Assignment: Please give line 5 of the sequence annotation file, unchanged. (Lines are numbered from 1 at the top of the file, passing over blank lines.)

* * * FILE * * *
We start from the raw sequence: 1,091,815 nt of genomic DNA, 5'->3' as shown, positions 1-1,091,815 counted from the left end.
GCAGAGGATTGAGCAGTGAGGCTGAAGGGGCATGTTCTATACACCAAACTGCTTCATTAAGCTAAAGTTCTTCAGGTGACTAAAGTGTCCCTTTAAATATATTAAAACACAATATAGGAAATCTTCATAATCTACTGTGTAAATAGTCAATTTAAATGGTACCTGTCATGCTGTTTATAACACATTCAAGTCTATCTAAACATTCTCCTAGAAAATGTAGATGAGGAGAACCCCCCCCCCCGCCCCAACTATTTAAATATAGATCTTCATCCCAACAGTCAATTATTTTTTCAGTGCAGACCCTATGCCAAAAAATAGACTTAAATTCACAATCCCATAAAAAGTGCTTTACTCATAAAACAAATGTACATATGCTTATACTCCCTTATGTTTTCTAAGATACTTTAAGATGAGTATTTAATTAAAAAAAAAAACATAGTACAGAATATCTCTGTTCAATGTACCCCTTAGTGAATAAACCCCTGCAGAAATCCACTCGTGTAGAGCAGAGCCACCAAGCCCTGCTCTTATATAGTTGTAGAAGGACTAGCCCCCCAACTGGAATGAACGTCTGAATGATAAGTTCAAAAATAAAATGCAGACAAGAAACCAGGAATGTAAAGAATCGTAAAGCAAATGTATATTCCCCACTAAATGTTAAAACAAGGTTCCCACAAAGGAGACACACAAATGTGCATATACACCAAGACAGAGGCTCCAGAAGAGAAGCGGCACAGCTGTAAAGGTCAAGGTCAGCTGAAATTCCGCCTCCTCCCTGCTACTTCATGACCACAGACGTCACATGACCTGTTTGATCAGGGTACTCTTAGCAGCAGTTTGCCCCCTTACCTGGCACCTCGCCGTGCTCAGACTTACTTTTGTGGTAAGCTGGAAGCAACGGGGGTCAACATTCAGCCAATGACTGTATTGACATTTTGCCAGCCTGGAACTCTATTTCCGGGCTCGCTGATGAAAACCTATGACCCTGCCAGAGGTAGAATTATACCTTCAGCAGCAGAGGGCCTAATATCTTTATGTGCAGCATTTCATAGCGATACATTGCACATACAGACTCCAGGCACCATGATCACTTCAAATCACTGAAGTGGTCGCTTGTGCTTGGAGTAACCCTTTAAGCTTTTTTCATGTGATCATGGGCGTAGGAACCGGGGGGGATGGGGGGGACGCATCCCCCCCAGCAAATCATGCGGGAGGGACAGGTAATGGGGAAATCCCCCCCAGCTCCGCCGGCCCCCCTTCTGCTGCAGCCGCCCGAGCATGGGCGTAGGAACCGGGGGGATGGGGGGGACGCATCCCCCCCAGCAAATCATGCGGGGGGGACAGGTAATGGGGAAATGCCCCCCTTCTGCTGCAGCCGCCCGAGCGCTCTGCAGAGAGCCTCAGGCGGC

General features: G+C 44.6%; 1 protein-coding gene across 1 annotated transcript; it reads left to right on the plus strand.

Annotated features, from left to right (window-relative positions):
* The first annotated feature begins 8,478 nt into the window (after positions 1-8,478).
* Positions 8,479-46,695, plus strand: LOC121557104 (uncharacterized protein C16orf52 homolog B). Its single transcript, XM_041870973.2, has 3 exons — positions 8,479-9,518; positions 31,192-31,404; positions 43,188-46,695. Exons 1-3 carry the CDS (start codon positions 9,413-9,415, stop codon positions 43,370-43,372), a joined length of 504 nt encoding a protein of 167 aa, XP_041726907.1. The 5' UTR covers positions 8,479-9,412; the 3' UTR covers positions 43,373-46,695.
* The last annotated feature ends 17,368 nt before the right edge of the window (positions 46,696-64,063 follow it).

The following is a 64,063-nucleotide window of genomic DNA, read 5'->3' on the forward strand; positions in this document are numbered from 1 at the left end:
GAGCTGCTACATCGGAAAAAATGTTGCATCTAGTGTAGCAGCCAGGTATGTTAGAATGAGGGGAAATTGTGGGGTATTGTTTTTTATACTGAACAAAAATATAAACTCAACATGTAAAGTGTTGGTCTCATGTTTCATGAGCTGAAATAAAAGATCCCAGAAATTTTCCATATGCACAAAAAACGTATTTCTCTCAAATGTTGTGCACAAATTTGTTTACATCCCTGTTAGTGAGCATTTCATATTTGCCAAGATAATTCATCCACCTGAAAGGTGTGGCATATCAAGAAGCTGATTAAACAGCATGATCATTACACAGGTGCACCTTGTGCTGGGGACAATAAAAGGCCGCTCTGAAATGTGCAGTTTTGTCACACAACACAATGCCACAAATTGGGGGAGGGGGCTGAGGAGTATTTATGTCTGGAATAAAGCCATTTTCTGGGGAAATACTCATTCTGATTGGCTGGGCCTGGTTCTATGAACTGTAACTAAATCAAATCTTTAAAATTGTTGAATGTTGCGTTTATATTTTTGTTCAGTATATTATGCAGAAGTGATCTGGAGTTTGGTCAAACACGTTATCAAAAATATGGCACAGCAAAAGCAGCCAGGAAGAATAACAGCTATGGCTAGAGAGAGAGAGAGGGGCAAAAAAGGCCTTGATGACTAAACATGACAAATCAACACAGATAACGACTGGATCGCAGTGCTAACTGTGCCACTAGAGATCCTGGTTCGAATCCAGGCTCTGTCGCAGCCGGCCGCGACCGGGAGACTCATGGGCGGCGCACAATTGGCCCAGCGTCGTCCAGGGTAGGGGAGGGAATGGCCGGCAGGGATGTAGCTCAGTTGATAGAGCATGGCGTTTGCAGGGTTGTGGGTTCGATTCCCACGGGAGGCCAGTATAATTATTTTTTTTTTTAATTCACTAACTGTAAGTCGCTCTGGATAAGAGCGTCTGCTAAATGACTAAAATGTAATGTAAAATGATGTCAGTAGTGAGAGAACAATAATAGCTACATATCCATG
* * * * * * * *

* The first annotated feature begins 8,478 nt into the window (after positions 1-8,478).